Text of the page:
Short selling can be an attractive strategy to profit from during market downturns – however not without some risk attached.
In times of market turmoil, there are still opportunities to generate returns from stocks. The process is called short selling (or shorting) and should never be more than part of an overall investment strategy. In its simplest form, short selling is selling shares that you don't own. A stockbroker will first loan you shares that you can sell. When you sell short and borrow shares, think of it as having a loan of shares that you must return at sometime in the future. Short selling is riskier because there is no limit to your losses (stocks can keep rising) as opposed to when purchasing stocks, your losses are limited to your initial investment (if the stock goes to zero).
Short Selling Example
The best way to understand short selling is by looking at a concrete example.
Suppose you do some research and think that LUV's (Southwest Airlines) traffic is falling and the price of oil is skyrocketing and you believe it will continue to do so for at least the short-term. You place an order to sell short 100 shares of LUV and you get filled at $10. Your broker will borrow the shares, and sell these shares for you. Your cash balance will go up by $1,000 and your market value of your stock will now go down by $1,000 (you now owe the broker 100 shares of LUV). If you're correct – and the price of LUV starts to drop – you can then purchase that number of shares at a lower price and replace those that you “borrowed.” This is called “covering your short” and you will pocket a decent profit on the short sale. However, should you be wrong and the price of LUV increases, you may be less than pleased with this strategy as you will have to go out and buy the LUV shares at a higher price such as $12 and now you have lost the difference in prices or $200.
How To Short Sell: 10 Tips To Get You Started
Proceed With Caution
This cannot be stressed enough when it comes to shorting stocks. When you short a stock, the potential loss is infinite as there is technically no limit to how high the stock can climb.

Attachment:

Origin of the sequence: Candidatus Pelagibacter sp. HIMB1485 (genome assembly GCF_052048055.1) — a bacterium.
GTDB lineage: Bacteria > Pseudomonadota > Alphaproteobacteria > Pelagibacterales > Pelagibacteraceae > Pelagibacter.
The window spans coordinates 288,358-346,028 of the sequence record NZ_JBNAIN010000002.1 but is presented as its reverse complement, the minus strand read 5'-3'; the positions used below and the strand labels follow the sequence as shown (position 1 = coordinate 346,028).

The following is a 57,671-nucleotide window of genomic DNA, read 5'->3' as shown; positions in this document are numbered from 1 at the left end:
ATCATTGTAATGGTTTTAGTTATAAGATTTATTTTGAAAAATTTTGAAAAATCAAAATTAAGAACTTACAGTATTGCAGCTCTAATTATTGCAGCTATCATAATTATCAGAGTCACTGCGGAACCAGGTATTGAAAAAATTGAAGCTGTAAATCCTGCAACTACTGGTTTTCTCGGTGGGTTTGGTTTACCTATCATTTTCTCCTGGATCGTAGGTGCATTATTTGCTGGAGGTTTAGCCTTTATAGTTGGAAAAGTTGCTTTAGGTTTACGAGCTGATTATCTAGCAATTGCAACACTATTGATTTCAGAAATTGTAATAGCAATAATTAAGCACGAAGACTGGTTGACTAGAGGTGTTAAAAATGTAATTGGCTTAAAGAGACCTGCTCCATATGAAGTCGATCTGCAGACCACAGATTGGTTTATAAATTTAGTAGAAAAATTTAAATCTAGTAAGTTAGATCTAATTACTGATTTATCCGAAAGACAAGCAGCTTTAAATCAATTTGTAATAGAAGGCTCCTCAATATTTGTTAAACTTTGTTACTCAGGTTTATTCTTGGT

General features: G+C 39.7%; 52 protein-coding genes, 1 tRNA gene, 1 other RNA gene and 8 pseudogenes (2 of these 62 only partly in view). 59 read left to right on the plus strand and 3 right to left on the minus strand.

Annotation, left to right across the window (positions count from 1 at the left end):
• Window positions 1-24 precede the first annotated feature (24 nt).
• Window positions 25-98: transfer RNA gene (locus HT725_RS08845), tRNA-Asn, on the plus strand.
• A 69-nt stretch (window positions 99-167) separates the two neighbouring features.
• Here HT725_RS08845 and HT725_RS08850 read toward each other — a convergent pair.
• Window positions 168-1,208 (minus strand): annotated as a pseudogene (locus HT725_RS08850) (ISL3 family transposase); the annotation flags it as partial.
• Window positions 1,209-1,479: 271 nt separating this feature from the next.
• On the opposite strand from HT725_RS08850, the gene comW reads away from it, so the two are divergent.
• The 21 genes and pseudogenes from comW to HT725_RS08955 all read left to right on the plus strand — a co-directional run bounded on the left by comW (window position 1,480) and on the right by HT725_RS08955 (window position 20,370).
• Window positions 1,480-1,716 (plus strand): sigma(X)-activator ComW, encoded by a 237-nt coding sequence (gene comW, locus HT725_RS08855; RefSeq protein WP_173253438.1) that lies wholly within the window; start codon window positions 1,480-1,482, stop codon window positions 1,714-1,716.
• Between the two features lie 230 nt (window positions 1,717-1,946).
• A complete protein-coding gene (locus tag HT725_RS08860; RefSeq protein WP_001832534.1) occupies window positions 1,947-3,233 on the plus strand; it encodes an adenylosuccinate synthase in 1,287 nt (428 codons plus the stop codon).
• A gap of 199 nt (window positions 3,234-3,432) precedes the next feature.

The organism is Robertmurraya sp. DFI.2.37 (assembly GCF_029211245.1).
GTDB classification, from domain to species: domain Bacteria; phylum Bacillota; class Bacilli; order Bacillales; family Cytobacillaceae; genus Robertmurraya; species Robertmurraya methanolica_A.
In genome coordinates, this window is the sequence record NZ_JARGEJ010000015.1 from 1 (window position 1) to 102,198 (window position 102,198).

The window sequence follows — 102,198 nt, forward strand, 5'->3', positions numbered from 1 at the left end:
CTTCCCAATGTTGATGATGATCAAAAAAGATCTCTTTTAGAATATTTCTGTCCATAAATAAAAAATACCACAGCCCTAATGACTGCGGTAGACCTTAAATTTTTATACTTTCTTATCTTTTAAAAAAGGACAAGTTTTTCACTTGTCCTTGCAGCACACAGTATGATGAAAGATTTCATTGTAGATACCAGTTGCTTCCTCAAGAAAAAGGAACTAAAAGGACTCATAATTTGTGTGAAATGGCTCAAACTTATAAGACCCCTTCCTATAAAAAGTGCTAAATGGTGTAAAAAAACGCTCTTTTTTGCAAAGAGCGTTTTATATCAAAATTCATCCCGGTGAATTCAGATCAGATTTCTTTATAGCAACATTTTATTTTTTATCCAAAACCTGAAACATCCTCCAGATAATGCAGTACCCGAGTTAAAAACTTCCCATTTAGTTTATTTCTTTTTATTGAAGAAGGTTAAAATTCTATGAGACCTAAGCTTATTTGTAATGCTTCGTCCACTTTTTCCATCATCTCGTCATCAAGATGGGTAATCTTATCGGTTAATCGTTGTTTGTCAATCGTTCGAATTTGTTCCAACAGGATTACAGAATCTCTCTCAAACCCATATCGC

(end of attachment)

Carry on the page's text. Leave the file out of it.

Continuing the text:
Use Stop Orders
These order types will help you minimize your risk and cut your losses before they get out of hand.
Understand How to Use Margin
The process of short selling involves borrowing the stock and therefore trading on margin. This means there are fees and interest payments involved, making the process slightly more complicated than regular stock purchases.
Shorting is best used as a tool for hedging
If used properly, short selling can be a great tool to hedge your position. This means to protect yourself against losses on other long (bought) positions.
Wait till you become an advanced trader with more experience
Due to the higher risk and increased complexity of these trades, short selling is usually limited to sophisticated investors, day traders, and hedge funds.
Forget about the high stock price
Don't short simply because the stock has an expensive share price and you think it must come down. Look at evaluation metrics and fundamentals that point to signs that the stock price is inflated and will reverse trend.
Don't ignore the industry as a whole
The stock you choose to short should be part of a struggling industry as well. You want the market, industry, and stock to all show weakness. If any of the three are strong, you increase your chances of picking a loser.
Short in bear or weak markets
Although easier said than done, you can spot bear markets by following the market as a whole. It is in these markets when stocks are struggling to show any green, that there is profit to be made on the downfall.
Look at sales and profit
This applies for both short selling and long investing. Increasing/decreasing sales and profits provide a great indication to the future direction of the stock.
Don't get greedy!!
Set a predetermined exit point. When you hit it, sell! No questions asked.
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